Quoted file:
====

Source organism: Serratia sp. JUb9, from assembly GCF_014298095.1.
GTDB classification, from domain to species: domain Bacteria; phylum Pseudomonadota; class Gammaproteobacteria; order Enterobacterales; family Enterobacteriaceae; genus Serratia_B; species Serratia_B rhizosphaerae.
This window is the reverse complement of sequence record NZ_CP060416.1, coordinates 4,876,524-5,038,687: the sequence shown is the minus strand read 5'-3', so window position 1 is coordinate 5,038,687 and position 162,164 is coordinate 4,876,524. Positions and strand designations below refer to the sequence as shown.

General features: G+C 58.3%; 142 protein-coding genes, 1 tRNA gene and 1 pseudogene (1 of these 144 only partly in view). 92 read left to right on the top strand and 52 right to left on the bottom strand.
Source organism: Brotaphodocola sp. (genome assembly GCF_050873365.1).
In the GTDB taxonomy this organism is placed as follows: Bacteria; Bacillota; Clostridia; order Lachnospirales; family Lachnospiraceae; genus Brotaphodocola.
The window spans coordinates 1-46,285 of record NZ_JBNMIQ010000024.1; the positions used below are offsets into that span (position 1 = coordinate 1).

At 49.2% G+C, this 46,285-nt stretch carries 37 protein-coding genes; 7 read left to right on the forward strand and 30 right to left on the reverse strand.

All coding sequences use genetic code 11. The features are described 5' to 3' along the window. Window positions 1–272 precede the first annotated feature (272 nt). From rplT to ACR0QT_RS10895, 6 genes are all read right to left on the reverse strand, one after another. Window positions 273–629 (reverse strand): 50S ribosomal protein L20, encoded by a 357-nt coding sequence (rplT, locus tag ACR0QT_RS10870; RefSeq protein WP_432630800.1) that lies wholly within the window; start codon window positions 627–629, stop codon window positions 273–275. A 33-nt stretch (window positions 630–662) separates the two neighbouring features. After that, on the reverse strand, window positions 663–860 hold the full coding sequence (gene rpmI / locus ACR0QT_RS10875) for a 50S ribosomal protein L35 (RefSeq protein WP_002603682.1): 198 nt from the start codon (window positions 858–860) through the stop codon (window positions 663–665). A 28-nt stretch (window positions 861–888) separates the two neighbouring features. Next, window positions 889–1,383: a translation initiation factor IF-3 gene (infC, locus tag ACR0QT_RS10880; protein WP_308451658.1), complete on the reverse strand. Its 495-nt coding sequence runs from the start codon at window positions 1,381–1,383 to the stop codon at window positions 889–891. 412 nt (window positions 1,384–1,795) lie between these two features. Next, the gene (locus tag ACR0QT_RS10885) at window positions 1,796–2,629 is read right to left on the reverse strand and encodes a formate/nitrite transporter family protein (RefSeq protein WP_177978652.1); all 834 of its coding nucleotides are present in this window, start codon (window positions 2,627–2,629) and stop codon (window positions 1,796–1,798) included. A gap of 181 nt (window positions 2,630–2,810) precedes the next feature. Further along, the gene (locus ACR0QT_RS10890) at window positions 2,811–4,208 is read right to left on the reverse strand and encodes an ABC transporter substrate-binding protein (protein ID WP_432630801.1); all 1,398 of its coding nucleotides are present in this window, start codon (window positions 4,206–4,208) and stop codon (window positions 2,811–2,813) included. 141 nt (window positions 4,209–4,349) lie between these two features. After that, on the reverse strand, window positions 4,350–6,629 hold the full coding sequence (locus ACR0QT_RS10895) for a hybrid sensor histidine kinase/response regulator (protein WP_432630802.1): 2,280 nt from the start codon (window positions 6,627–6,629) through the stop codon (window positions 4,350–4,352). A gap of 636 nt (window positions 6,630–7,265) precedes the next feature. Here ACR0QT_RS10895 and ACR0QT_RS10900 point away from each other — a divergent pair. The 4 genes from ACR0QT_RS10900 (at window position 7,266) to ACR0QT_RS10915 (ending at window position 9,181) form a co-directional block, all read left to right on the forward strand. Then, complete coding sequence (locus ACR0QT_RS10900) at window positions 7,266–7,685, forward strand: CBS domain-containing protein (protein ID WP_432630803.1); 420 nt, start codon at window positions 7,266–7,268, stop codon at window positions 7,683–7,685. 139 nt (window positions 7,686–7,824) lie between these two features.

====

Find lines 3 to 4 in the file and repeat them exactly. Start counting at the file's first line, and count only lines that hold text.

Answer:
This window is the reverse complement of sequence record NZ_CP060416.1, coordinates 4,876,524-5,038,687: the sequence shown is the minus strand read 5'-3', so window position 1 is coordinate 5,038,687 and position 162,164 is coordinate 4,876,524. Positions and strand designations below refer to the sequence as shown.

General features: G+C 58.3%; 142 protein-coding genes, 1 tRNA gene and 1 pseudogene (1 of these 144 only partly in view). 92 read left to right on the top strand and 52 right to left on the bottom strand.